In Missouri, physicians in short supply in rural areas
COLUMBIA, Mo. (AP)--Gravel roads, small towns and rows of corn that go on for miles these are images of rural Missouri.
More often than not, doctors are missing from that picture.
Eighty percent of Missouri's counties don't have enough physicians. Many of those counties are rural, according to the Missouri Department of Health and Senior Services.
One of the ways MU's School of Medicine has sought to draw more physicians to rural areas is through the Rural Track Pipeline Program. It began in 1995 and continues to educate medical students about the importance of practicing in rural areas.
A big factor in the shortage of health care providers is the retirement of baby boomers, said David Oliver, assistant director of the MU Interdisciplinary Center on Aging.
Approximately 78 million people born between 1946 and 1964 make up the baby boom population. In 2011, the first baby boomer will turn 65 years old.
According to the Office of Social and Economic Data Analysis, the population of people age 65 to 74 has increased in many rural counties in Missouri. Webster County, just east of Springfield, grew 15.3 percent between 2000 and 2004 in people ages 65 to 74. The current population of Webster County is just over 36,000.
That means that over the next 20 years, there will be an extreme need for physicians, especially in rural areas, to better serve the aging population.
"The impact will be dramatic,'' Oliver said. "Our health care system is not prepared.''
Despite cuts to the Missouri Area Health Education Center budget, which assists the Rural Track Pipeline Program, it continues to give medical students firsthand experience in rural medicine by sending them to rural areas to live and learn.
"The goal of our program is to address the maldistribution of physicians in Missouri by getting more physicians to understand health access and disparity issues by rural training,'' said Kathleen Quinn, program director of MU Area Health Education Center.
Quinn sees success in the numbers: More students in the program enter primary care residencies in Missouri than out of state, and 28 percent of them go on to practice in towns of 50,000 or less, she said.
Nationally, only about 10 percent of physicians practice in rural areas, according to National Rural Health Association.
"The pipeline is renewing in the sense that we have students who were part of the program in the mid-'90s that now teach students participating in the Rural Track Pipeline Program,'' Quinn said.
Karlynn Sievers, 36, graduated from MU's School of Medicine in 2001 and was a student in the program during its first few years. She now teaches medical students in the program.
For four years, Sievers has taught in Rolla--a town of about 18,000--the importance of practicing in rural areas.
"I think it's really important to give students a feel of what a rural area is like,'' Sievers said.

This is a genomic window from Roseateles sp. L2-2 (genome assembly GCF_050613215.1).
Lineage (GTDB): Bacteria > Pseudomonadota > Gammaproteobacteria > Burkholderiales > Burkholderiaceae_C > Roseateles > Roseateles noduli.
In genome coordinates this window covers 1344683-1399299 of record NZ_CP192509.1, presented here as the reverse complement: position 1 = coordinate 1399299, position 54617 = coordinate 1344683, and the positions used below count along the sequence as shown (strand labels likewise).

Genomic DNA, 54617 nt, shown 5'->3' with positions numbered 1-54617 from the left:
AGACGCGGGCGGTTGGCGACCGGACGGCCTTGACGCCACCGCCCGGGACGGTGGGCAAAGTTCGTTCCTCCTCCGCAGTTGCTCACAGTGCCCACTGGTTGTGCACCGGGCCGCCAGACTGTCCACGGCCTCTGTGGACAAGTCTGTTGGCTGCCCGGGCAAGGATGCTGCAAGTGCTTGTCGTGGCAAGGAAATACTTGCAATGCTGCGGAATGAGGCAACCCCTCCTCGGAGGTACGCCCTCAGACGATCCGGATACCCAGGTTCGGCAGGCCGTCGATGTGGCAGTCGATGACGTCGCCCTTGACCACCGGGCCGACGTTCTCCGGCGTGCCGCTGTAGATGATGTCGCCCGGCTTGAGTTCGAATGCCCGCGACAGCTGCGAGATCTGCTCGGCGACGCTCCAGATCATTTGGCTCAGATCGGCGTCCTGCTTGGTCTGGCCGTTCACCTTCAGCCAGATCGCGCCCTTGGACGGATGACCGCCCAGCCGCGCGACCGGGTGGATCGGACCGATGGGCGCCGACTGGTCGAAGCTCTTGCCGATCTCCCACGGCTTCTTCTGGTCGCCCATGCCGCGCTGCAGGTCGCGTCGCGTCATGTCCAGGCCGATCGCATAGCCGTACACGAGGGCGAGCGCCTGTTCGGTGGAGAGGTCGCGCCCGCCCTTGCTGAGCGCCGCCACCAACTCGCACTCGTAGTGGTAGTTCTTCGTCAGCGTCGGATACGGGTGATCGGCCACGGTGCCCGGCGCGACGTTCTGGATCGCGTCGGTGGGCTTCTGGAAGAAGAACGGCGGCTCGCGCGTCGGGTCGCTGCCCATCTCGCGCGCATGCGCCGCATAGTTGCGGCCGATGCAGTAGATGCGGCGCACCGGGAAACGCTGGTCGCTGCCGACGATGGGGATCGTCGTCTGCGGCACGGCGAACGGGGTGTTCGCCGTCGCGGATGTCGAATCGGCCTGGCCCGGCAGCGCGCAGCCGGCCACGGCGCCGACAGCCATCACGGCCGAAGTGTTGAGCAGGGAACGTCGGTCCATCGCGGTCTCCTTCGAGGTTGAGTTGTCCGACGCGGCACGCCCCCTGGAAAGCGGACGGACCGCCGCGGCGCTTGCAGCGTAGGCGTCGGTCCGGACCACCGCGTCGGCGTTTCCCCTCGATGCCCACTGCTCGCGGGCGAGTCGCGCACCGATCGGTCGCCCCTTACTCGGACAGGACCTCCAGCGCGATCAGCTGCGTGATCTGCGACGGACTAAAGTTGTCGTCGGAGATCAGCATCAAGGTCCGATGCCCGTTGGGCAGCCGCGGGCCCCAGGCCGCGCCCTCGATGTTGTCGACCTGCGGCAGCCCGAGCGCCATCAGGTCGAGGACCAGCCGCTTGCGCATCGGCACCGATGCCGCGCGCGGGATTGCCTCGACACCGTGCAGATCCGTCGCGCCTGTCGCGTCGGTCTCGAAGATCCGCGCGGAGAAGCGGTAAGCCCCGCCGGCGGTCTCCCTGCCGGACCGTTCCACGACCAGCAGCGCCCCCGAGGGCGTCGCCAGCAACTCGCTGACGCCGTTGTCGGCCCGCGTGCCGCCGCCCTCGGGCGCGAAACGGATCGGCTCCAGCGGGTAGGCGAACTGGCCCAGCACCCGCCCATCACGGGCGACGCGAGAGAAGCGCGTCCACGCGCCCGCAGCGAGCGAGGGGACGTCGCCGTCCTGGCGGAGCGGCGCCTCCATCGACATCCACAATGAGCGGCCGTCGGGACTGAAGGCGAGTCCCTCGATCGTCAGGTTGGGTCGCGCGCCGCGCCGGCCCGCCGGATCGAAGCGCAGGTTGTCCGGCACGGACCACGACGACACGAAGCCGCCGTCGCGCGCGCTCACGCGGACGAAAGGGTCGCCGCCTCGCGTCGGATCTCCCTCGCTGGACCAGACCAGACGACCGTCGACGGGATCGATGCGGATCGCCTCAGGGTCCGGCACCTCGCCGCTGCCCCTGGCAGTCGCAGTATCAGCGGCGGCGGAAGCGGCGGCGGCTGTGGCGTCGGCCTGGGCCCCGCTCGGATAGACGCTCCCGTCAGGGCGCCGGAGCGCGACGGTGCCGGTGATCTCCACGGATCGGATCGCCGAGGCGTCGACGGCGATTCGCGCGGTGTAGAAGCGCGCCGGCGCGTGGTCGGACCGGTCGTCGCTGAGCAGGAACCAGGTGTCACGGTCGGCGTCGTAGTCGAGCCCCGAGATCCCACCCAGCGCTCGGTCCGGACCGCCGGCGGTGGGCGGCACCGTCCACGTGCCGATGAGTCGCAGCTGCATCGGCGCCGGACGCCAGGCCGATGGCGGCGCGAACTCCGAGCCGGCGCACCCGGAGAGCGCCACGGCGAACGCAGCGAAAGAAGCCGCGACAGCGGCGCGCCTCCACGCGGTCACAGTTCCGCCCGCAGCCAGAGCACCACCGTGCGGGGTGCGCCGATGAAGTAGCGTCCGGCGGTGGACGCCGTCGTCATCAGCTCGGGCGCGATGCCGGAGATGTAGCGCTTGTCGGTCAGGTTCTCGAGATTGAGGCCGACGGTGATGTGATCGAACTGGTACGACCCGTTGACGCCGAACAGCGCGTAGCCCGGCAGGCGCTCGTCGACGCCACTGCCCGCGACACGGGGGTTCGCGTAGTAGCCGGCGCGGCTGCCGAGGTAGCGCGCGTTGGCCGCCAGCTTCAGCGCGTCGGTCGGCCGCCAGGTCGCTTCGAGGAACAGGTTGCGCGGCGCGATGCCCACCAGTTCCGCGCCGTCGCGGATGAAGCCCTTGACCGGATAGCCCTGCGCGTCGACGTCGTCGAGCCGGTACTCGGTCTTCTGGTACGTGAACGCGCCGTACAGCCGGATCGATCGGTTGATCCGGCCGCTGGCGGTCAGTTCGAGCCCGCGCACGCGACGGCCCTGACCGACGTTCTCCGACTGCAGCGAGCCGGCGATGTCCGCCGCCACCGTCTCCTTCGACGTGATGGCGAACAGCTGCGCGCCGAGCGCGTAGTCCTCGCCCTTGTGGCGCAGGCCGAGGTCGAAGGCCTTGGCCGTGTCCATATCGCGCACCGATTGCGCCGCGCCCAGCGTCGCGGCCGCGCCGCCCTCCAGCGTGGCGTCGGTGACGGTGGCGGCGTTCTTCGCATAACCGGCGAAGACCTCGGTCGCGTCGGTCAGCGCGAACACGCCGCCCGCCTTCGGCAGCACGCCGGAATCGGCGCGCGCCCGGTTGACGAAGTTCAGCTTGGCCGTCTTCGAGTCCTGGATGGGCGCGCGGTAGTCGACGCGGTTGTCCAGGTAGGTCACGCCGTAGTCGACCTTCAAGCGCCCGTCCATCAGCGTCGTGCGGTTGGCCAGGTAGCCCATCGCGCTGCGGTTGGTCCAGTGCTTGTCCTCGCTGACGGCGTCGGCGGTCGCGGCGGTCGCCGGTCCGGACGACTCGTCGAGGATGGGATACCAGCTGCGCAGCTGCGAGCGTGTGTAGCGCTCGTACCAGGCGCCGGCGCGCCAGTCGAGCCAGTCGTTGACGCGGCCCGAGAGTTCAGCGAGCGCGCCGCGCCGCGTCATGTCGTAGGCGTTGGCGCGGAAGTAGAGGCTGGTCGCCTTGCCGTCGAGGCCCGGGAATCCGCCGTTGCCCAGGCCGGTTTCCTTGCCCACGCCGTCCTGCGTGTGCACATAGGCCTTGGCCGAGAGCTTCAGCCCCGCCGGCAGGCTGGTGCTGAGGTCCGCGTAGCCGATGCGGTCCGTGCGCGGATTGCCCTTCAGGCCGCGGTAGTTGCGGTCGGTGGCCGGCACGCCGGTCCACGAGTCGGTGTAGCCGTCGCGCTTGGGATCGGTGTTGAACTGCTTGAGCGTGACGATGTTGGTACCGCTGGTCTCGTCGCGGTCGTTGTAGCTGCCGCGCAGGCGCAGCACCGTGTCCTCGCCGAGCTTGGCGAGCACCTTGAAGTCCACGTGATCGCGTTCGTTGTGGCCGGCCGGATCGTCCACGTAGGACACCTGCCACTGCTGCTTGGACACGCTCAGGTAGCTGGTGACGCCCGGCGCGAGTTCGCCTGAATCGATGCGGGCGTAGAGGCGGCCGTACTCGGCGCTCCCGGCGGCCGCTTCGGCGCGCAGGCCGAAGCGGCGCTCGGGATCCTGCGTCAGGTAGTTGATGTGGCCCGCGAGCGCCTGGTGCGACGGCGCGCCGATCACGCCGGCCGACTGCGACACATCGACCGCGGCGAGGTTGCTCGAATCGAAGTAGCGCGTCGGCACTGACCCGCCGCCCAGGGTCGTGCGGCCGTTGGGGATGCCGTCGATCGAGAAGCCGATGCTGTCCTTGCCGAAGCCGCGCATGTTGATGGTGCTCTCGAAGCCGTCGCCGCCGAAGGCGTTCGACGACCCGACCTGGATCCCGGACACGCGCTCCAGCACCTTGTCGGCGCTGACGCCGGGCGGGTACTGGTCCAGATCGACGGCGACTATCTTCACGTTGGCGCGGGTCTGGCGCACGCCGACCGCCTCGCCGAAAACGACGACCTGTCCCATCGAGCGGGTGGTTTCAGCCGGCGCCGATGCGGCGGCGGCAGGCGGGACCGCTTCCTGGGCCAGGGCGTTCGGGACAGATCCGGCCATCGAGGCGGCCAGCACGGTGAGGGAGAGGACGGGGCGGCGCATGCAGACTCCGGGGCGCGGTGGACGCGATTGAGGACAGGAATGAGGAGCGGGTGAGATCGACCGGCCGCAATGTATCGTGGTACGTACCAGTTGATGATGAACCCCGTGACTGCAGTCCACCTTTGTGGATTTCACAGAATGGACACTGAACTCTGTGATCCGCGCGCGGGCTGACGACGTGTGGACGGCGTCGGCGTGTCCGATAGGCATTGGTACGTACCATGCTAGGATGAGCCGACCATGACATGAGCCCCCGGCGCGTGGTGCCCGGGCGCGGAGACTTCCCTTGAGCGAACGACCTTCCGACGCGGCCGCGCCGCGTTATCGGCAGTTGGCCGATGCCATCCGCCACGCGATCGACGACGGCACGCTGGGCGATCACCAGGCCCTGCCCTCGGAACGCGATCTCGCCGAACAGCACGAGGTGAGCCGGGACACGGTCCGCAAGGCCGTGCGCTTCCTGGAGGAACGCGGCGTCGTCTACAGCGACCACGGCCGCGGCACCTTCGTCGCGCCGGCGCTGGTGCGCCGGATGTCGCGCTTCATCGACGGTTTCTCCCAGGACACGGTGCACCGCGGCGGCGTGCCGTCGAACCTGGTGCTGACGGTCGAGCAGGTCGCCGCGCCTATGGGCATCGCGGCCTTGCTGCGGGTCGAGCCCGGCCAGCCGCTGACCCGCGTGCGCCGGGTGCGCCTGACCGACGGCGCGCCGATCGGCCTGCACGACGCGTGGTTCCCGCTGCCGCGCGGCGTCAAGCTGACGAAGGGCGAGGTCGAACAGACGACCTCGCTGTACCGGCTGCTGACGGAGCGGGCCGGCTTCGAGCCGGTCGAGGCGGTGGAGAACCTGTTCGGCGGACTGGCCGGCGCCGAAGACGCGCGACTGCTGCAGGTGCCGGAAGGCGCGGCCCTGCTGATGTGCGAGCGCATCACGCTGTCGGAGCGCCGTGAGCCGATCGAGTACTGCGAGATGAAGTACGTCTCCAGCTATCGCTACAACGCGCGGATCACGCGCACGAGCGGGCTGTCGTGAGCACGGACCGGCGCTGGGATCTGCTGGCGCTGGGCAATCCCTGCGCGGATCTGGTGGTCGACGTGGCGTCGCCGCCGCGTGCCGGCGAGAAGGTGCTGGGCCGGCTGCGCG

In her view, the program also gives students more experience than studying in a larger city would do.
"You get a lot more intense experience,'' she said. "You see more patients and aren't competing with other students. It's a lot of one-on-one time.''
Sievers knows of the shortage in rural areas and says that is the most important thing she teaches them.
"We need docs,'' Sievers said. "There's just a huge demand.''
The problem will just escalate if the final health care reform bill includes a public option, Sievers said.
"We have this huge uninsured population that doesn't have access to the services they need right now,'' she said. "If we suddenly insure these people, and they can get access to the health care they need, we're going to need so much more manpower.''
In St. John's Clinic, where Sievers works as a family physician, a receptionist greets every patient. Within minutes, one of the five doctors in the practice appears and welcomes the patient to an examination room.
Although Sievers sees about 25 patients a day, she said she's on a first-name basis with all of her patients. The babies she has delivered since she arrived in Rolla five years ago have grown into toddlers, and she does their annual checkups.
Sievers, who did her residency in Kansas City, said it's harder to develop such a bond with patients when working in a larger city where there are so many doctors and specialists. For example, if a patient came to a family physician in a large city with a heart problem, he or she would be sent to a cardiologist. In a smaller town, the patient might remain with the family physician, depending upon the problem.
Sievers knows her patients so well that she anticipates spending extra time in the grocery store because she knows she'll bump into patients and wind up having 12 conversations.
"I shop at Country Mart to get groceries, and I swear every one of my patients shops at Country Mart,'' she said. "I thought it would be an awkward thing, but it's not. It's kind of a neat experience.
"You get to feel like you're a piece of the community,'' she said. "I think a lot of why we go into medicine is because you want to feel like you're making a difference for people and you want to feel like you're helping their lives. And when you're in a big city, you may not ever really get feedback about that.''
"But when you're in a small community, you see these people and you think, 'Wow, look at all these people I know I got to take care of.'''